Rationale. Diets rich in tomato products and soy are hypothesized to reduce the risk of prostate cancer or perhaps, enhance the efficacy of prostate cancer therapy. Supporting data is derived from epidemiologic investigations, rodent models, and in vitro cell culture studies. Our research team has developed a processed food/nutriceutical combining lycopene-rich tomato juice with soy germ, with the goal of developing a standardized and easily consumed nutriceutical that can be employed in future large-scale, randomized, long-term intervention trials focusing upon prevention or treatment of prostate cancer. Hypothesis. We propose that a daily serving of a novel tomato-soy nutriceutical (OSU-TSJ-001) will cause a dose dependent increase in bioactive components (isoflavones, polyphenols, carotenoids) in the prostate, and alter biomarker patterns suggesting chemopreventive or therapeutic properties for prostate cancer. Experimental Approach. We will conduct a dose escalating phase I pre-prostatectomy clinical trial in 60 men that have clinically localized prostate cancer and have chosen prostatectomy for therapy. The dose escalating study will begin with 15 men consuming usual diets as the control group, with subsequent cohorts of 15 men consuming 5 oz per day, 10 oz per day, and 15 oz per day of the tomato-soy juice (OSU-TSJ-001). Men will consume the tomato-soy nutriceutical for a target of 28 days prior to undergoing prostatectomy.
Aim 1. We hypothesize men will be compliant with consumption of the tomato-soy nutriceutical (OSU-TSJ- 001 ) with no dose limiting toxicity. History indicates that efforts to define toxicity and safety profiles are essential.
Aim 2. We hypothesize that consumption of the tomato-soy nutriceutical (OSU-TSJ-001) will result in a dose dependent increase in the biodistribution of tomato-soy phytochemicals in blood and prostate tissue.
Aim 3. We hypothesize that consumption of the tomato-soy nutriceutical (OSU-TSJ-001) alters blood hormonal patterns and biomarkers of oxidative stress that favor prostate cancer prevention.
Aim 4. We will investigate histopathologic and molecular biomarkers associated with prostate carcinogenesis that may serve as surrogate endpoint biomarkers and provide information regarding their ability to be modulated by the tomato-soy nutriceutical (OSU-TSJ-001). Significance. The proposed study represents the first attempt to evaluate a novel """"""""functional food"""""""" / neutriceutical containing tomato and soy components in a clinical trial targeting prostate cancer. Our objective is to develop the tomato-soy juice for future large scale randomized trials evaluating prostate cancer prevention or improved cancer therapy (prevent recurrence or improve outcomes of hormonal, biological, or chemical therapy). The phase I / II study provides essential safety and efficacy data along with valuable information regarding absorption and biodistribution of tomato-soy phytochemicals and the characterization of surrogate endpoint biomarkers relevant to mechanisms of action that may be useful in future randomized clinical trails.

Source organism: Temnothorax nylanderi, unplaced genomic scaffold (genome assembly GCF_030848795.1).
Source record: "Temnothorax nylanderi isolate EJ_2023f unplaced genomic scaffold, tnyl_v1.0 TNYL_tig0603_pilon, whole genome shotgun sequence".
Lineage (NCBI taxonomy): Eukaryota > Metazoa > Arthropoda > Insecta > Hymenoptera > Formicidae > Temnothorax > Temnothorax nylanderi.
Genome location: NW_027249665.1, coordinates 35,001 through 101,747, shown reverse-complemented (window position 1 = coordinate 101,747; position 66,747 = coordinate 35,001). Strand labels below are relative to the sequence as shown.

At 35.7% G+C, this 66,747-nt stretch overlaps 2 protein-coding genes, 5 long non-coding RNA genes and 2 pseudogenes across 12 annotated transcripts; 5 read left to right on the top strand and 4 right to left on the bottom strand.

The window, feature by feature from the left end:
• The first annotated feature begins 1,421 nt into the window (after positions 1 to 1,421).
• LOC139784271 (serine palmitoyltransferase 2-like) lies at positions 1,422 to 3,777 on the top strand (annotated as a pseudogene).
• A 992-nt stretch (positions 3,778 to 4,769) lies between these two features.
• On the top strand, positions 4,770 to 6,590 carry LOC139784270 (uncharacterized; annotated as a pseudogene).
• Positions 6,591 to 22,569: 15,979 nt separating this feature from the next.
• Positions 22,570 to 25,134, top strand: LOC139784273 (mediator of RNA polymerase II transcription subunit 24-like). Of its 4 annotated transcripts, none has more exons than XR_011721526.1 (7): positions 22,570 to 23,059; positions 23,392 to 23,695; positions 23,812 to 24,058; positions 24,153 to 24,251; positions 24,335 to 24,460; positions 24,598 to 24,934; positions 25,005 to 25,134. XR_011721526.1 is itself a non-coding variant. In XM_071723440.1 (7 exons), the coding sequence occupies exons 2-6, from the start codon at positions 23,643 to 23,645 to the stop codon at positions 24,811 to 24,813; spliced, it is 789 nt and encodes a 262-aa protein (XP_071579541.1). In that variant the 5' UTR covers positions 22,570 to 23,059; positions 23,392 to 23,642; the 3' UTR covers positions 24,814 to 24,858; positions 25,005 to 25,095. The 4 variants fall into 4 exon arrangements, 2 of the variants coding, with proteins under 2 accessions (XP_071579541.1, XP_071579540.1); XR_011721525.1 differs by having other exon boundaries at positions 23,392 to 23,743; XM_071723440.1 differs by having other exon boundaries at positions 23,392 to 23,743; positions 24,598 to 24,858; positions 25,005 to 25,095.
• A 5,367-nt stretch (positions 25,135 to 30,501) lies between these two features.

|Bohn, Torsten; Blackwood, Michelle; Francis, David et al. (2013) Bioavailability of phytochemical constituents from a novel soy fortified lycopene rich tomato juice developed for targeted cancer prevention trials. Nutr Cancer 65:919-29|
|Ahn-Jarvis, Jennifer; Clinton, Steven K; Riedl, Kenneth M et al. (2012) Impact of food matrix on isoflavone metabolism and cardiovascular biomarkers in adults with hypercholesterolemia. Food Funct 3:1051-8|
|Kopec, Rachel E; Riedl, Ken M; Harrison, Earl H et al. (2010) Identification and quantification of apo-lycopenals in fruits, vegetables, and human plasma. J Agric Food Chem 58:3290-6|
|Grainger, Elizabeth M; Schwartz, Steven J; Wang, Shihua et al. (2008) A combination of tomato and soy products for men with recurring prostate cancer and rising prostate specific antigen. Nutr Cancer 60:145-54|
|Unlu, Nuray Z; Bohn, Torsten; Francis, David M et al. (2007) Lycopene from heat-induced cis-isomer-rich tomato sauce is more bioavailable than from all-trans-rich tomato sauce in human subjects. Br J Nutr 98:140-6|
|Unlu, Nuray Z; Bohn, Torsten; Francis, David et al. (2007) Carotenoid absorption in humans consuming tomato sauces obtained from tangerine or high-beta-carotene varieties of tomatoes. J Agric Food Chem 55:1597-603|